Document Type

Presentation

Publication Date

8-1-2014

Abstract

An approach based on time series clustering and Support Vector Regression (SVR) is proposed to characterize typical daily urban water demand patterns and use them to perform short term forecasts. Time series clustering is aimed at retrieving the hourly quantity of water supplied during each day within a specific time window (e.g. last one or two years). A suitable distance measure has been considered to capture differences in shape and volume between time series. The final goal is to group similar daily water demand curves and then summarize them in correspondent “prototypal” patterns. A post processing step is then performed to identify the relationship linking each prototypal pattern to a specific period of the year and/or type of day (e.g. week-end, holiday, working day), capturing periodic behaviors at different time level. Urban demand forecasting, in the short term (today or tomorrow), is performed in two steps: first, the prototypal pattern that is expected depending on the period of the year and type of the day is proposed as a first prediction. In a second step, the hourly water supplied up to the very early morning (e.g. 06:00 o’clock) is used to predict, more accurately, and in one time, the expected hourly urban demand for the entire day. One SVR is trained for each hour of the day and for each prototypal pattern, by using the time series in the correspondent cluster. The approach has been validated through leave one out validation, showing high prediction reliability. The proposed approach enables a deeper understanding of the periodic urban water demand variations as well as the reduction of operational costs (e.g., by optimizing caption, treatment, storage and distribution) without the introduction of time-lag such as for other techniques (e.g. ARIMA)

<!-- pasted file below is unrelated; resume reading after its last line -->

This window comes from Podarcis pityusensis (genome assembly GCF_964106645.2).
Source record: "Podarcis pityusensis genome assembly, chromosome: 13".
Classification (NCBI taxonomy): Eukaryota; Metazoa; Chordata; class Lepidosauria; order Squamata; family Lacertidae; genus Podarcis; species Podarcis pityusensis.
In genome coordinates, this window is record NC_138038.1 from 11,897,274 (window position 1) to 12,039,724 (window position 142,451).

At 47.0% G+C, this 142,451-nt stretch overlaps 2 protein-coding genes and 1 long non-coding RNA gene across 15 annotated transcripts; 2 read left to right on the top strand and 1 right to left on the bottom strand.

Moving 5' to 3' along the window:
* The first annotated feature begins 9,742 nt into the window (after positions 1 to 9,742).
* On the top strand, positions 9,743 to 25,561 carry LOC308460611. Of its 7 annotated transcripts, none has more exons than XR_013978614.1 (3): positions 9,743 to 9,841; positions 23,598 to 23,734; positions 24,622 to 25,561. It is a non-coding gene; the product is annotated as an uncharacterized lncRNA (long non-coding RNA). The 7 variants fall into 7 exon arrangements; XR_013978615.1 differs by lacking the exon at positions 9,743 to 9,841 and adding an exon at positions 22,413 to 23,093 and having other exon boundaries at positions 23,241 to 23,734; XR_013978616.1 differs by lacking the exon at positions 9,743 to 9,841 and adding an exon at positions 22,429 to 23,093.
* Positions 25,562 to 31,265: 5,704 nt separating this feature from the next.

Comments

Session R50, Water Distribution Networks: Demand Forecasting

 
 

To view the content in your browser, please download Adobe Reader or, alternately,
you may Download the file to your hard drive.

NOTE: The latest versions of Adobe Reader do not support viewing PDF files within Firefox on Mac OS and if you are using a modern (Intel) Mac, there is no official plugin for viewing PDF files within the browser window.